Be thoughtful about getting natural sunlight, too. The more natural sunlight your brain perceives during the day, the better attuned your sleep-wake cycles will become to the day-night cycle. Exercise outside in the morning, go for a walk on your lunch break, or position your desk near a window.
9. Practice relaxation.
Relaxation gives your mind something to focus on, whether you’re feeling manic or depressed. For manic episodes, it can calm you down into a feeling of tiredness. During depression, it forces the brain to think of something other than your worry.
Try meditation, visualisation, deep breathing or progressive muscle relaxation strategies. You might consider including one or more of these in your bedtime routine!
10. Create a sleep-promoting bedroom environment.
A bedroom that is cool and dark is a bedroom that promotes sleep. Set your bedroom thermostat to somewhere in the mid-60 degrees Fahrenheit. Keep your bedroom as dark as possible at night, using blackout curtains or an eye mask if necessary.
Invest in a comfortable mattress and bedding that supports and relaxes you. Reserve your bedroom for sleep and sex only, and clear it of any clutter. Otherwise, you’re probably giving your manic mind something to be distracted by. Leave your phone and computer outside the room, too.
Research on sleep and bipolar disorder
- “Sleep Disturbance in Bipolar Disorder Across the Lifespan” is a systematic analysis of various research on bipolar disorder and sleep. It discusses the findings regarding the various sleep issues associated with bipolar disorders, how they affect individuals depending on their age, and how better sleep improves symptoms.
- “Sleep and Circadian Rhythms in Bipolar Disorder” explores research literature on the correlation between circadian disturbances and sleep problems associated with bipolar disorder. It also provides a review of the recommended therapies for these sleep issues, such as light therapy and CBT-I.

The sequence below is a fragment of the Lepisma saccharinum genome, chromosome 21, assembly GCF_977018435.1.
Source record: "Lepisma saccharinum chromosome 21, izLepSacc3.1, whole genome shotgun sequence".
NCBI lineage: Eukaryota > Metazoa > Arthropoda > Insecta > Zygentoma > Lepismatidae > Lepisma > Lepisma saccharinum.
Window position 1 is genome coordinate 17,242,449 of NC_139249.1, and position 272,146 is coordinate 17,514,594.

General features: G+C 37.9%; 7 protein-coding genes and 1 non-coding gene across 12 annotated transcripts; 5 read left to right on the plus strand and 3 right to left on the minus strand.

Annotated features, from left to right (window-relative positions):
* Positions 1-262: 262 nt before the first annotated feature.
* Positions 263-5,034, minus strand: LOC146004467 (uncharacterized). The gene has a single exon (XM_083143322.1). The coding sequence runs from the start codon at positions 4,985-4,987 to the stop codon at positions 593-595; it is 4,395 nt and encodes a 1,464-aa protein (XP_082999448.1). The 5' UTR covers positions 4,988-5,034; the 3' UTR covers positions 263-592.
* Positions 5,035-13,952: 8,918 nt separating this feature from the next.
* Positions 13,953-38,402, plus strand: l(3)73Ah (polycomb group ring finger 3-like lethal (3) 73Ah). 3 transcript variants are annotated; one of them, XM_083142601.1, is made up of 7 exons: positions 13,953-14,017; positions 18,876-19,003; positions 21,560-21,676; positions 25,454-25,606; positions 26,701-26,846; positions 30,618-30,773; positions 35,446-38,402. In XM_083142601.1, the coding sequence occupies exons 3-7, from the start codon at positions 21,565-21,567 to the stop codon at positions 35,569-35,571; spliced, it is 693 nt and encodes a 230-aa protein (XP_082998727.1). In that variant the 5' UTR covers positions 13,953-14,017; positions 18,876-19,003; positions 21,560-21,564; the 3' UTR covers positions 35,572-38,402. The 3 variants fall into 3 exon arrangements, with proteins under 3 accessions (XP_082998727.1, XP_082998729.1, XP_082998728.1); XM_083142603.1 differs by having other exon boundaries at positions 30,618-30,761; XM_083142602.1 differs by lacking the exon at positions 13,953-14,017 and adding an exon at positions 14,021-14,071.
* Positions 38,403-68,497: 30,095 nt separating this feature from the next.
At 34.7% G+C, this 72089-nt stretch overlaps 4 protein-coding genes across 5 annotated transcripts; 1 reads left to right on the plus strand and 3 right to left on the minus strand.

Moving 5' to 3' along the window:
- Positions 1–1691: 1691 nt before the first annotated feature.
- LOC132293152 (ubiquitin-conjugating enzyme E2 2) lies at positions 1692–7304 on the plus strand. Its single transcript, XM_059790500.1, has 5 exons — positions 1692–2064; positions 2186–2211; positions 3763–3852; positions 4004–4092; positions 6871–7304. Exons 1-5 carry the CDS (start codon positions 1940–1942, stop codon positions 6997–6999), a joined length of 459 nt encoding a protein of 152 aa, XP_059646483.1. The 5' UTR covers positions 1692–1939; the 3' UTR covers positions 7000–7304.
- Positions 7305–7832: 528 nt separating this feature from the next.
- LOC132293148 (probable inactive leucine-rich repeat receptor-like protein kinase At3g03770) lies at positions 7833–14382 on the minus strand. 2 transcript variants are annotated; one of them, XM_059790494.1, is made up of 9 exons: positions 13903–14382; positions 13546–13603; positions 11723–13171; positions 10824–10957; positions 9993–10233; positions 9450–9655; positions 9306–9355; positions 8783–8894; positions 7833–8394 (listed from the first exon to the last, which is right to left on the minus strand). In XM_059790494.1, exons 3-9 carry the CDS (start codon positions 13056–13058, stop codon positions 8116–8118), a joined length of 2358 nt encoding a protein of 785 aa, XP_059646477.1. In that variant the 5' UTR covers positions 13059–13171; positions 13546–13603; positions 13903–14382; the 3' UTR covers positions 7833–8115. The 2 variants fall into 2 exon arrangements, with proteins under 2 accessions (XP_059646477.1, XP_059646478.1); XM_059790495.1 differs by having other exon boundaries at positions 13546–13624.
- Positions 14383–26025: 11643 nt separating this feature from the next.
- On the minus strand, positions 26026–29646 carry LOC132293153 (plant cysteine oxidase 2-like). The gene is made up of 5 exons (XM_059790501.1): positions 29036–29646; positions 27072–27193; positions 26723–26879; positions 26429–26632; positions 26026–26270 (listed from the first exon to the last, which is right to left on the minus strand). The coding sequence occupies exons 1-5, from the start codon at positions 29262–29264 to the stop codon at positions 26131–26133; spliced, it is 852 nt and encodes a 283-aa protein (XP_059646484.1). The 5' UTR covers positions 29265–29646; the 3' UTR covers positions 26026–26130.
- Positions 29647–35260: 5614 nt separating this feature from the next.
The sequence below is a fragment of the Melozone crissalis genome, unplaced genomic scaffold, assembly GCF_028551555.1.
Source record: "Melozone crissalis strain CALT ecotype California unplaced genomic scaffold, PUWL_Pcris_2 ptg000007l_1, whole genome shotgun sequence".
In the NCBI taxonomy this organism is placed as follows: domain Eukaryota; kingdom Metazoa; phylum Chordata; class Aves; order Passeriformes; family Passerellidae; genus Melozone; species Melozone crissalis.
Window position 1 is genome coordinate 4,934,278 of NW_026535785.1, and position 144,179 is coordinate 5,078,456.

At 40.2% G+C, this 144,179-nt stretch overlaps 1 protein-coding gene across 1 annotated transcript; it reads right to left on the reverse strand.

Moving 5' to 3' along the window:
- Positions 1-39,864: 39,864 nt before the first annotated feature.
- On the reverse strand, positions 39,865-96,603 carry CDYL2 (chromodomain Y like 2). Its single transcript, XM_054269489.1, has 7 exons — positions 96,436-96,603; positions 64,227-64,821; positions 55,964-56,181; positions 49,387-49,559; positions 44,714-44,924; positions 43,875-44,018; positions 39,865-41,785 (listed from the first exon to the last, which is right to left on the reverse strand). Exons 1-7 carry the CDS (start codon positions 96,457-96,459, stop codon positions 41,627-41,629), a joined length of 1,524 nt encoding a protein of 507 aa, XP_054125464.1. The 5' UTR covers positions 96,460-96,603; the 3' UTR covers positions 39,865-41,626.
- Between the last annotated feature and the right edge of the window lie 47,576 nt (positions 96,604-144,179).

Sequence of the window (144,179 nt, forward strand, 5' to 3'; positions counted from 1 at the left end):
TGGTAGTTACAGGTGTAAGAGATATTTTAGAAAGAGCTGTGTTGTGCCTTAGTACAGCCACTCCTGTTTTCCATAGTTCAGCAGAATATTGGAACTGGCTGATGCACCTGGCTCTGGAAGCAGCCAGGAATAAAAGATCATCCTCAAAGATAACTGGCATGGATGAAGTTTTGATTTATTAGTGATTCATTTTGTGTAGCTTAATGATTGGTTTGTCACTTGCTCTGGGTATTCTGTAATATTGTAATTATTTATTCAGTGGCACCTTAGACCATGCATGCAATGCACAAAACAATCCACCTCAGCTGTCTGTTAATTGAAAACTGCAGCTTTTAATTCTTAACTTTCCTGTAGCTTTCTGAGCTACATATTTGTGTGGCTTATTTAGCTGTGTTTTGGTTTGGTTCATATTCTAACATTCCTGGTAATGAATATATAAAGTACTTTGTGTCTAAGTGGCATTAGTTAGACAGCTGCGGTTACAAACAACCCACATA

Education resources and treatment locators from agencies and nonprofits
- The National Institute of Mental Health provides offers a useful overview of symptoms , risk factors and treatment options for bipolar disorder. Patients can register to participate in clinical trials, read the latest studies, and find locate care facilities and services.
- Mental Health America shares educational materials about bipolar disorder, links to information to related disorders, and hosts a local directory of treatment resources and support groups.
- The Juvenile Bipolar Research Foundation is a non-profit organization that funds research specifically focused on finding treatments for bipolar disorder in children. The platform offers valuable information for parents seeking a diagnosis for their children, as well as updates on recent studies.
- The Depression and Bipolar Support Alliance (DBSA) is an advocacy group that shares educational information, advice for coping with bipolar disorder, and access to online and local support groups.
Blogs, social media, and community resources
- Many bloggers write about their own experiences living with bipolar disorder. Famous bipolar bloggers include Natasha Tracy from Breaking Bipolar blog, Daniel Bader from Bipolar Village, and Julie Quick from Bipolar Happens!
- Bipolar Lives is a community-based site that posts diagnostic tools, tips for coping with bipolar disorder through diet and lifestyle changes, and resources for finding treatment.
- bpHope is the online version of bp Magazine, a magazine dedicated to serving individuals with bipolar disorder.
- The Mighty shares community-written blogs, storeys, and news about the bipolar disorder world.
- Individuals with bipolar disorder and their loved ones can connect with peers through online forums such as the Bipolar Disorder Forum on PsychForums.com, the bpHope Forums, and the Bipolar subreddit.